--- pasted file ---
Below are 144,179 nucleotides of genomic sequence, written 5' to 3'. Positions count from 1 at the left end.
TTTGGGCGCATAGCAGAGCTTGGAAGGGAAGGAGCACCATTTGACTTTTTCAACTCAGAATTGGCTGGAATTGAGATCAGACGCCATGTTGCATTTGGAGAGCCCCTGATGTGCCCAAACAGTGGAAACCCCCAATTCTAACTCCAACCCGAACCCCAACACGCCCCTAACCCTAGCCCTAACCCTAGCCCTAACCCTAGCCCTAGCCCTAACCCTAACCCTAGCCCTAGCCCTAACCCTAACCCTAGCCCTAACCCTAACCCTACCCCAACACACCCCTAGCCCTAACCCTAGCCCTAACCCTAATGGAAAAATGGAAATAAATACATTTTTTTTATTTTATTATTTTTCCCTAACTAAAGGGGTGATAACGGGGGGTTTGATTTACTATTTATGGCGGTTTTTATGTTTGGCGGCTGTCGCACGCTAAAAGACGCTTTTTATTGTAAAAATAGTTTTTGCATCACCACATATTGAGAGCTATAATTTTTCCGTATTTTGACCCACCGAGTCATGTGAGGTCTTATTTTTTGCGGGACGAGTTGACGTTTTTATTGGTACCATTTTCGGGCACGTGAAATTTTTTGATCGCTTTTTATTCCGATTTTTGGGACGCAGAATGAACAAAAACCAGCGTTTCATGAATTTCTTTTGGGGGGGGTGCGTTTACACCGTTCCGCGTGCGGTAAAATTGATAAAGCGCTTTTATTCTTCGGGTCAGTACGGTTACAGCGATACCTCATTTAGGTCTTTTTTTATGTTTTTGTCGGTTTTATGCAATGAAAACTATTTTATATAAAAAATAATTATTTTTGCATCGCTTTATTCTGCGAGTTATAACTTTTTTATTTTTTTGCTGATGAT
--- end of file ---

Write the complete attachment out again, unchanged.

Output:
Below are 144,179 nucleotides of genomic sequence, written 5' to 3'. Positions count from 1 at the left end.
TTTGGGCGCATAGCAGAGCTTGGAAGGGAAGGAGCACCATTTGACTTTTTCAACTCAGAATTGGCTGGAATTGAGATCAGACGCCATGTTGCATTTGGAGAGCCCCTGATGTGCCCAAACAGTGGAAACCCCCAATTCTAACTCCAACCCGAACCCCAACACGCCCCTAACCCTAGCCCTAACCCTAGCCCTAACCCTAGCCCTAGCCCTAACCCTAACCCTAGCCCTAGCCCTAACCCTAACCCTAGCCCTAACCCTAACCCTACCCCAACACACCCCTAGCCCTAACCCTAGCCCTAACCCTAATGGAAAAATGGAAATAAATACATTTTTTTTATTTTATTATTTTTCCCTAACTAAAGGGGTGATAACGGGGGGTTTGATTTACTATTTATGGCGGTTTTTATGTTTGGCGGCTGTCGCACGCTAAAAGACGCTTTTTATTGTAAAAATAGTTTTTGCATCACCACATATTGAGAGCTATAATTTTTCCGTATTTTGACCCACCGAGTCATGTGAGGTCTTATTTTTTGCGGGACGAGTTGACGTTTTTATTGGTACCATTTTCGGGCACGTGAAATTTTTTGATCGCTTTTTATTCCGATTTTTGGGACGCAGAATGAACAAAAACCAGCGTTTCATGAATTTCTTTTGGGGGGGGTGCGTTTACACCGTTCCGCGTGCGGTAAAATTGATAAAGCGCTTTTATTCTTCGGGTCAGTACGGTTACAGCGATACCTCATTTAGGTCTTTTTTTATGTTTTTGTCGGTTTTATGCAATGAAAACTATTTTATATAAAAAATAATTATTTTTGCATCGCTTTATTCTGCGAGTTATAACTTTTTTATTTTTTTGCTGATGAT